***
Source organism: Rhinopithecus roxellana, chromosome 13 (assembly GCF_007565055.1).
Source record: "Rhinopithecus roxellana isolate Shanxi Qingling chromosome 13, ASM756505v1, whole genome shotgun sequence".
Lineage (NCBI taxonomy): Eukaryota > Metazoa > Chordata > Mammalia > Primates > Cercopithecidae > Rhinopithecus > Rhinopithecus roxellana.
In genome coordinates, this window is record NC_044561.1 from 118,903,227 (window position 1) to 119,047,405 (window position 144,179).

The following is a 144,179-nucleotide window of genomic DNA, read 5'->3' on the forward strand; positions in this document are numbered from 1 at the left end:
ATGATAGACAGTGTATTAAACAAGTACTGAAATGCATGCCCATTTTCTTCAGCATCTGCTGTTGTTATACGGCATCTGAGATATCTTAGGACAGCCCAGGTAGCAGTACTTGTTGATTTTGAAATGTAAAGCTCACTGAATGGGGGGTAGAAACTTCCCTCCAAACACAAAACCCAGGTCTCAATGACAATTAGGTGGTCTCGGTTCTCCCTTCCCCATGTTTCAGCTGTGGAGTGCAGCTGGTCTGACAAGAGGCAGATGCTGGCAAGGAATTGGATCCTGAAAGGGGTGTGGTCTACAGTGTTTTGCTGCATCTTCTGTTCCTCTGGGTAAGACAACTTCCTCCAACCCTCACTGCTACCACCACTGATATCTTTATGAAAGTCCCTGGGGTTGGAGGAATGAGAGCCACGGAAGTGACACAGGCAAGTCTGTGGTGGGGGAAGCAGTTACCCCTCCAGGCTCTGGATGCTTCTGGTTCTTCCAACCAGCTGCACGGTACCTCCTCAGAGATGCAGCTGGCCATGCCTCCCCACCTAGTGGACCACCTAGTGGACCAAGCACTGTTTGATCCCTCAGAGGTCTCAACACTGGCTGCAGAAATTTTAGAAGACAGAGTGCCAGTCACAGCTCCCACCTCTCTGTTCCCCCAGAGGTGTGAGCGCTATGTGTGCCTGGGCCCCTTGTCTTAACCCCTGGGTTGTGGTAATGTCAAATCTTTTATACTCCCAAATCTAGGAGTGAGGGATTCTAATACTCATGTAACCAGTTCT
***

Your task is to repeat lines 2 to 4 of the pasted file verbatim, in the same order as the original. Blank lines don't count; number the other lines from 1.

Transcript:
Source record: "Rhinopithecus roxellana isolate Shanxi Qingling chromosome 13, ASM756505v1, whole genome shotgun sequence".
Lineage (NCBI taxonomy): Eukaryota > Metazoa > Chordata > Mammalia > Primates > Cercopithecidae > Rhinopithecus > Rhinopithecus roxellana.
In genome coordinates, this window is record NC_044561.1 from 118,903,227 (window position 1) to 119,047,405 (window position 144,179).